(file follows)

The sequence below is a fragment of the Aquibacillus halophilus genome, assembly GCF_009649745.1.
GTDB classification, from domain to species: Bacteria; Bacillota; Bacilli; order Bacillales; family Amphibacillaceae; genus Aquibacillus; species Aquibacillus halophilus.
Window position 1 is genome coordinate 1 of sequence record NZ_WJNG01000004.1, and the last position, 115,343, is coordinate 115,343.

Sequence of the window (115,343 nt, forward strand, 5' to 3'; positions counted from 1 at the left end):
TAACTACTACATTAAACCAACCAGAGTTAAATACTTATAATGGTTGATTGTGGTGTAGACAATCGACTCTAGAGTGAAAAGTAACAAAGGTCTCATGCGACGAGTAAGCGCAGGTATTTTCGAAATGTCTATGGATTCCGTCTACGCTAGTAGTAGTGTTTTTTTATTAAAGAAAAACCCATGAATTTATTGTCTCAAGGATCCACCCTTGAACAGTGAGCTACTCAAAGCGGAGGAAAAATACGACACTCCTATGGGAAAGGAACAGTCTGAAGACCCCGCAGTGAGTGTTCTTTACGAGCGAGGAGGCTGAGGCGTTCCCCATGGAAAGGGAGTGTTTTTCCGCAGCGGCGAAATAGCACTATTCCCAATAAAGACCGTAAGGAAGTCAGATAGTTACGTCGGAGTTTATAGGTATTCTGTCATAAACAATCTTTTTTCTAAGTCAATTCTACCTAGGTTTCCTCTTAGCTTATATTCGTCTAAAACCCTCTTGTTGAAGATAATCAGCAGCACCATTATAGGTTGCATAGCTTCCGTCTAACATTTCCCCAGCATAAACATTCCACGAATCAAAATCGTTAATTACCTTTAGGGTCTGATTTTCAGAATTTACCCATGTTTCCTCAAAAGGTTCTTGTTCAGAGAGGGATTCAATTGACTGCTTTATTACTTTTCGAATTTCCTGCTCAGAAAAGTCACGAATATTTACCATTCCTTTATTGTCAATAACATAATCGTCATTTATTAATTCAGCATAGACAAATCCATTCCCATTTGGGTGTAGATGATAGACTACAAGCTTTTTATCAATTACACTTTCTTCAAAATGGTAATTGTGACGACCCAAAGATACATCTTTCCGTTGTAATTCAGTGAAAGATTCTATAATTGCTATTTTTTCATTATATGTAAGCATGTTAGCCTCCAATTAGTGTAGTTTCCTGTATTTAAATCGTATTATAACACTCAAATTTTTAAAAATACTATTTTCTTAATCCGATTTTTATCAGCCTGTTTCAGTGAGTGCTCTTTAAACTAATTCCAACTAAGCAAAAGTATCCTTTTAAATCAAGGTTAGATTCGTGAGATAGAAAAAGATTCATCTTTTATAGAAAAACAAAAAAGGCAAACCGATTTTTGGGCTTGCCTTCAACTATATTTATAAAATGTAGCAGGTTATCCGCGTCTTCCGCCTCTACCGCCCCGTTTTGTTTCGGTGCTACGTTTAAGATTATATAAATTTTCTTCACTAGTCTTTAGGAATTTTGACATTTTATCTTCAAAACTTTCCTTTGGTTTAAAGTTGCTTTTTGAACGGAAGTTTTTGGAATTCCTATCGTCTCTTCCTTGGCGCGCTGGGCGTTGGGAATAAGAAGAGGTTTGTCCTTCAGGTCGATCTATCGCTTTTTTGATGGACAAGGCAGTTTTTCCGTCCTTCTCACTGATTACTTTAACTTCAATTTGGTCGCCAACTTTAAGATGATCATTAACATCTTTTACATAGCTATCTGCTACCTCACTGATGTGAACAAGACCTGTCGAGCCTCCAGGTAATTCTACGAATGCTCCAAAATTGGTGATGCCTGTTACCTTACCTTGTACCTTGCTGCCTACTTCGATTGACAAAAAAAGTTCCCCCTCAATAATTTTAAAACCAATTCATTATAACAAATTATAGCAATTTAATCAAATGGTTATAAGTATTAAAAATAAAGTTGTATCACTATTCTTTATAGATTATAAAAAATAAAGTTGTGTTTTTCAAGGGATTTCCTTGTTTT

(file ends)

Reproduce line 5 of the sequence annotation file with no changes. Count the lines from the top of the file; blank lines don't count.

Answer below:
TAACTACTACATTAAACCAACCAGAGTTAAATACTTATAATGGTTGATTGTGGTGTAGACAATCGACTCTAGAGTGAAAAGTAACAAAGGTCTCATGCGACGAGTAAGCGCAGGTATTTTCGAAATGTCTATGGATTCCGTCTACGCTAGTAGTAGTGTTTTTTTATTAAAGAAAAACCCATGAATTTATTGTCTCAAGGATCCACCCTTGAACAGTGAGCTACTCAAAGCGGAGGAAAAATACGACACTCCTATGGGAAAGGAACAGTCTGAAGACCCCGCAGTGAGTGTTCTTTACGAGCGAGGAGGCTGAGGCGTTCCCCATGGAAAGGGAGTGTTTTTCCGCAGCGGCGAAATAGCACTATTCCCAATAAAGACCGTAAGGAAGTCAGATAGTTACGTCGGAGTTTATAGGTATTCTGTCATAAACAATCTTTTTTCTAAGTCAATTCTACCTAGGTTTCCTCTTAGCTTATATTCGTCTAAAACCCTCTTGTTGAAGATAATCAGCAGCACCATTATAGGTTGCATAGCTTCCGTCTAACATTTCCCCAGCATAAACATTCCACGAATCAAAATCGTTAATTACCTTTAGGGTCTGATTTTCAGAATTTACCCATGTTTCCTCAAAAGGTTCTTGTTCAGAGAGGGATTCAATTGACTGCTTTATTACTTTTCGAATTTCCTGCTCAGAAAAGTCACGAATATTTACCATTCCTTTATTGTCAATAACATAATCGTCATTTATTAATTCAGCATAGACAAATCCATTCCCATTTGGGTGTAGATGATAGACTACAAGCTTTTTATCAATTACACTTTCTTCAAAATGGTAATTGTGACGACCCAAAGATACATCTTTCCGTTGTAATTCAGTGAAAGATTCTATAATTGCTATTTTTTCATTATATGTAAGCATGTTAGCCTCCAATTAGTGTAGTTTCCTGTATTTAAATCGTATTATAACACTCAAATTTTTAAAAATACTATTTTCTTAATCCGATTTTTATCAGCCTGTTTCAGTGAGTGCTCTTTAAACTAATTCCAACTAAGCAAAAGTATCCTTTTAAATCAAGGTTAGATTCGTGAGATAGAAAAAGATTCATCTTTTATAGAAAAACAAAAAAGGCAAACCGATTTTTGGGCTTGCCTTCAACTATATTTATAAAATGTAGCAGGTTATCCGCGTCTTCCGCCTCTACCGCCCCGTTTTGTTTCGGTGCTACGTTTAAGATTATATAAATTTTCTTCACTAGTCTTTAGGAATTTTGACATTTTATCTTCAAAACTTTCCTTTGGTTTAAAGTTGCTTTTTGAACGGAAGTTTTTGGAATTCCTATCGTCTCTTCCTTGGCGCGCTGGGCGTTGGGAATAAGAAGAGGTTTGTCCTTCAGGTCGATCTATCGCTTTTTTGATGGACAAGGCAGTTTTTCCGTCCTTCTCACTGATTACTTTAACTTCAATTTGGTCGCCAACTTTAAGATGATCATTAACATCTTTTACATAGCTATCTGCTACCTCACTGATGTGAACAAGACCTGTCGAGCCTCCAGGTAATTCTACGAATGCTCCAAAATTGGTGATGCCTGTTACCTTACCTTGTACCTTGCTGCCTACTTCGATTGACAAAAAAAGTTCCCCCTCAATAATTTTAAAACCAATTCATTATAACAAATTATAGCAATTTAATCAAATGGTTATAAGTATTAAAAATAAAGTTGTATCACTATTCTTTATAGATTATAAAAAATAAAGTTGTGTTTTTCAAGGGATTTCCTTGTTTT